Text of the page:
Physicists at MIT show it is possible to create objects that can move with almost no friction, and it may be big for nanotechnology.» Read More
Just in time for the holidays, Google is throwing its money, brain power and technology at the humble spoon for people with tremors.
IBM announced it will invest $3 billion in chip research and development in hopes of finding a game-changing breakthrough.
In the latest episode of "The Edge", CNBC takes a closer look at nano technology and potential industrial applications.
CNBC visits the University of Manchester, U.K., where the world's lightest, thinnest and strongest material is being produced: graphene.
Dato Jespal Deol, CEO of Graphene Nanochem, explains that the group produces nano-material for a number of global blue-chip companies.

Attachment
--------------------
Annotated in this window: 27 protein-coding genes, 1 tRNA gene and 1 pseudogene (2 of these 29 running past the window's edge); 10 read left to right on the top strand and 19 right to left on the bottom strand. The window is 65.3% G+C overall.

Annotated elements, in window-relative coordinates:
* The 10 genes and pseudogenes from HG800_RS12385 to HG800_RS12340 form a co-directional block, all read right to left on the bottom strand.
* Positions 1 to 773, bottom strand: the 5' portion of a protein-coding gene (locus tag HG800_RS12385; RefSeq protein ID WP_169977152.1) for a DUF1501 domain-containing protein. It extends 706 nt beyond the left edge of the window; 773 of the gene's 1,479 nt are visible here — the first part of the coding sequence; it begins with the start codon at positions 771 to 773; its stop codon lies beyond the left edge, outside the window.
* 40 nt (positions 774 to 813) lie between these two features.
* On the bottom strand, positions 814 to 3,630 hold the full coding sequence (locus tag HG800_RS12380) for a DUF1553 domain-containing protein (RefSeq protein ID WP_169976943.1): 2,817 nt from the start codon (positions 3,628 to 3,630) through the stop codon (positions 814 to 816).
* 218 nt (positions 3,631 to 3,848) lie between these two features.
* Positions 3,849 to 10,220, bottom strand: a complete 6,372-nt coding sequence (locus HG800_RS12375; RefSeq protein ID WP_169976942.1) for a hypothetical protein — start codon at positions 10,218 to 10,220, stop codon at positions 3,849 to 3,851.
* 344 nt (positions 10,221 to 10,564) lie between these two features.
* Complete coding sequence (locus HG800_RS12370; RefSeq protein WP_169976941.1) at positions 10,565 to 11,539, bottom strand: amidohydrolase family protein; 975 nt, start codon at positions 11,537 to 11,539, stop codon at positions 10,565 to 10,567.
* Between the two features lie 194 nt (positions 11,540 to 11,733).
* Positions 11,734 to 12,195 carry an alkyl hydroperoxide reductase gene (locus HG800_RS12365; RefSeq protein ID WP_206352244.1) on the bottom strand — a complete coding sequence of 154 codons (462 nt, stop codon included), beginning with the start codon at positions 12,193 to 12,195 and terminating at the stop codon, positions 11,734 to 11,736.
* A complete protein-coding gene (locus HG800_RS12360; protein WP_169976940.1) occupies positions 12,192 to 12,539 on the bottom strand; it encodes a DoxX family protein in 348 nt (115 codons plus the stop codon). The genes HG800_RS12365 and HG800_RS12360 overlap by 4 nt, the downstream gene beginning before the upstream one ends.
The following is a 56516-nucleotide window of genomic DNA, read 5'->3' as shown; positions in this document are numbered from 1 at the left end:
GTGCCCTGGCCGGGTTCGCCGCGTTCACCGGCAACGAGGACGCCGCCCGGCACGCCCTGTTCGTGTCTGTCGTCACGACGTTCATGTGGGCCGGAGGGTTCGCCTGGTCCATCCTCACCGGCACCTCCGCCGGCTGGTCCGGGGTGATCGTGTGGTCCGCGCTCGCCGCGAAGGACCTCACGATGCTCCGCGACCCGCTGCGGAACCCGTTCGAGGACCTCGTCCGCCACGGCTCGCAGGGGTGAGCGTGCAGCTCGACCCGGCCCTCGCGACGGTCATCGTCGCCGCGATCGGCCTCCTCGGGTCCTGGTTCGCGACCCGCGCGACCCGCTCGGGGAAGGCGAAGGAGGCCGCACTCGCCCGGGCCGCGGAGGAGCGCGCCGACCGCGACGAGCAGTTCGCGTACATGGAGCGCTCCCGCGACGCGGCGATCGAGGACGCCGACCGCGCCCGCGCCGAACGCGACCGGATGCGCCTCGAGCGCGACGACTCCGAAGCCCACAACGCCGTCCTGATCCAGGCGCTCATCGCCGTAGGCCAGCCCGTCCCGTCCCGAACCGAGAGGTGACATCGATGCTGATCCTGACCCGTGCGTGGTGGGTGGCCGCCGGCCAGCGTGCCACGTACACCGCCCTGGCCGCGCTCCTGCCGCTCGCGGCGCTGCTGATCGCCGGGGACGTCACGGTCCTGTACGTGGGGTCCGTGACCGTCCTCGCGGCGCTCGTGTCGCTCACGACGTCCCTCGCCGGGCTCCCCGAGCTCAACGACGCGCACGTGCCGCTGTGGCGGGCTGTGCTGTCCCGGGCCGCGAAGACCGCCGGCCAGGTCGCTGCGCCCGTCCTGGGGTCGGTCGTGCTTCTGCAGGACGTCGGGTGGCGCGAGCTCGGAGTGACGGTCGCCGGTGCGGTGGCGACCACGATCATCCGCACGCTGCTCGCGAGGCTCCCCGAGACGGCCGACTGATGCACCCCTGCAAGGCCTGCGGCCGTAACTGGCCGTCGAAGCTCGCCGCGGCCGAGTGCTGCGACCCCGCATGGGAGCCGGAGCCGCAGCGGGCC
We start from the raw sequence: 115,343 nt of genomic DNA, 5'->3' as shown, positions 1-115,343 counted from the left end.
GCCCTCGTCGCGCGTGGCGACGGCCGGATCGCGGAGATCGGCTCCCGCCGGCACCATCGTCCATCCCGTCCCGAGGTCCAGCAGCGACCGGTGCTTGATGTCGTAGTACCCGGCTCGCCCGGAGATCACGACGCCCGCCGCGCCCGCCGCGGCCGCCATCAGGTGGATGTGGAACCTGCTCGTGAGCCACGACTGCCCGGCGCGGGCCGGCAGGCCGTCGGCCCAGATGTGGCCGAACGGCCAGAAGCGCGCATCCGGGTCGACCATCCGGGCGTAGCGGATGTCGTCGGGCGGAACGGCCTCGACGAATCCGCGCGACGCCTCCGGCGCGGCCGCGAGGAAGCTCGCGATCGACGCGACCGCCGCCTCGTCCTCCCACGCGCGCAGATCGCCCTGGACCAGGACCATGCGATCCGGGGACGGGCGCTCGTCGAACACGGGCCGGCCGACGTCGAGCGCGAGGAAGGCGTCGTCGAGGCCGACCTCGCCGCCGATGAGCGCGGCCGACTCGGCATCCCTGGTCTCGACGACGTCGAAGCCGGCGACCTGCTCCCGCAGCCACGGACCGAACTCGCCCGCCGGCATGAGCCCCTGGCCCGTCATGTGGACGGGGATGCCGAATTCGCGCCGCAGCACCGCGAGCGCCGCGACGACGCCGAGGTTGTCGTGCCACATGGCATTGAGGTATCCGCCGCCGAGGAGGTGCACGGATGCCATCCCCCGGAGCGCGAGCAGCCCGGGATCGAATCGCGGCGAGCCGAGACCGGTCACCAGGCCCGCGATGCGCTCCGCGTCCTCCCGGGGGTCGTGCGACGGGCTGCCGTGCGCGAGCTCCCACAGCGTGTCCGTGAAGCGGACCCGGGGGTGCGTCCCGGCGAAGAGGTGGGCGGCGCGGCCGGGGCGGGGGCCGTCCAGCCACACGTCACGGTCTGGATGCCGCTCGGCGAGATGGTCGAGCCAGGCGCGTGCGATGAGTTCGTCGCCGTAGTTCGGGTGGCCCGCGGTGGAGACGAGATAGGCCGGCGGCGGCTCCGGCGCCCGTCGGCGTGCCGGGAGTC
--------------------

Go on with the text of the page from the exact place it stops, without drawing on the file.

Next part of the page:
Alex Gunz, fund manager at Heptagon Capital, discusses the advances in the nanotechnology sector and where to invest.
Forget Apple, suggests celebrated bear Doug Kass of Seabreeze Partners. He likes these names instead.
What follows is a list of jobs that may be prevalent in the 21st century. What they all have in common is they offer prospects to those entering the workforce for the rest of the century.